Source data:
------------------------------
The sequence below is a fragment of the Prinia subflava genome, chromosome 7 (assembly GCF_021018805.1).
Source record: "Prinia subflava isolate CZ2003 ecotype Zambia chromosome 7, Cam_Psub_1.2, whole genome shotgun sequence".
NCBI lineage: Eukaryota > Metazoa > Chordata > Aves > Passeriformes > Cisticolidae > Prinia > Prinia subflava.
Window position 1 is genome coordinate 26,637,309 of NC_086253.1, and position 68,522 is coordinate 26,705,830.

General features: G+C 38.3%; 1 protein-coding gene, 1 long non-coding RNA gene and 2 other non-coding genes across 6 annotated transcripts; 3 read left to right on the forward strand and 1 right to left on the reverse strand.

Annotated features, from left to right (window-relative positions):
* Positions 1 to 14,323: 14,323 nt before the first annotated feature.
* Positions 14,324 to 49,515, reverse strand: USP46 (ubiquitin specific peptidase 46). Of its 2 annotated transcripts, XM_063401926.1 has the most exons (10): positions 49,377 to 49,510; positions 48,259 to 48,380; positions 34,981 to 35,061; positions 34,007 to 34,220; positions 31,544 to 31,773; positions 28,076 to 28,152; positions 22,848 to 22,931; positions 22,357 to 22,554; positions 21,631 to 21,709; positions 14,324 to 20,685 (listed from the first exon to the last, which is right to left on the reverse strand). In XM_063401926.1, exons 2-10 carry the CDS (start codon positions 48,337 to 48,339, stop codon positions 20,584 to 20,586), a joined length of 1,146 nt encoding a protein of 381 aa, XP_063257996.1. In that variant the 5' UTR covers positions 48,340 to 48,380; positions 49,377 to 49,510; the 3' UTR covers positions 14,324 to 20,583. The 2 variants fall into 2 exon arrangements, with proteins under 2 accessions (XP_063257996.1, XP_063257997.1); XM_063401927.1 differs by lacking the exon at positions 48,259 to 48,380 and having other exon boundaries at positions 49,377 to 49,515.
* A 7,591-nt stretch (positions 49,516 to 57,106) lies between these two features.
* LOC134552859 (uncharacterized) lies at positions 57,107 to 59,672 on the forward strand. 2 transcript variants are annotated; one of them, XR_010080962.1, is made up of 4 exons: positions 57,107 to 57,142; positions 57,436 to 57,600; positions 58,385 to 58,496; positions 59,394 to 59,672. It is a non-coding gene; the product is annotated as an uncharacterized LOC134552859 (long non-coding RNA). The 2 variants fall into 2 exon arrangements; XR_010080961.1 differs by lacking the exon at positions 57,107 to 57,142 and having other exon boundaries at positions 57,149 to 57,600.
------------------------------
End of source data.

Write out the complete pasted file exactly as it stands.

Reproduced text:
The sequence below is a fragment of the Prinia subflava genome, chromosome 7 (assembly GCF_021018805.1).
Source record: "Prinia subflava isolate CZ2003 ecotype Zambia chromosome 7, Cam_Psub_1.2, whole genome shotgun sequence".
NCBI lineage: Eukaryota > Metazoa > Chordata > Aves > Passeriformes > Cisticolidae > Prinia > Prinia subflava.
Window position 1 is genome coordinate 26,637,309 of NC_086253.1, and position 68,522 is coordinate 26,705,830.

General features: G+C 38.3%; 1 protein-coding gene, 1 long non-coding RNA gene and 2 other non-coding genes across 6 annotated transcripts; 3 read left to right on the forward strand and 1 right to left on the reverse strand.

Annotated features, from left to right (window-relative positions):
* Positions 1 to 14,323: 14,323 nt before the first annotated feature.
* Positions 14,324 to 49,515, reverse strand: USP46 (ubiquitin specific peptidase 46). Of its 2 annotated transcripts, XM_063401926.1 has the most exons (10): positions 49,377 to 49,510; positions 48,259 to 48,380; positions 34,981 to 35,061; positions 34,007 to 34,220; positions 31,544 to 31,773; positions 28,076 to 28,152; positions 22,848 to 22,931; positions 22,357 to 22,554; positions 21,631 to 21,709; positions 14,324 to 20,685 (listed from the first exon to the last, which is right to left on the reverse strand). In XM_063401926.1, exons 2-10 carry the CDS (start codon positions 48,337 to 48,339, stop codon positions 20,584 to 20,586), a joined length of 1,146 nt encoding a protein of 381 aa, XP_063257996.1. In that variant the 5' UTR covers positions 48,340 to 48,380; positions 49,377 to 49,510; the 3' UTR covers positions 14,324 to 20,583. The 2 variants fall into 2 exon arrangements, with proteins under 2 accessions (XP_063257996.1, XP_063257997.1); XM_063401927.1 differs by lacking the exon at positions 48,259 to 48,380 and having other exon boundaries at positions 49,377 to 49,515.
* A 7,591-nt stretch (positions 49,516 to 57,106) lies between these two features.
* LOC134552859 (uncharacterized) lies at positions 57,107 to 59,672 on the forward strand. 2 transcript variants are annotated; one of them, XR_010080962.1, is made up of 4 exons: positions 57,107 to 57,142; positions 57,436 to 57,600; positions 58,385 to 58,496; positions 59,394 to 59,672. It is a non-coding gene; the product is annotated as an uncharacterized LOC134552859 (long non-coding RNA). The 2 variants fall into 2 exon arrangements; XR_010080961.1 differs by lacking the exon at positions 57,107 to 57,142 and having other exon boundaries at positions 57,149 to 57,600.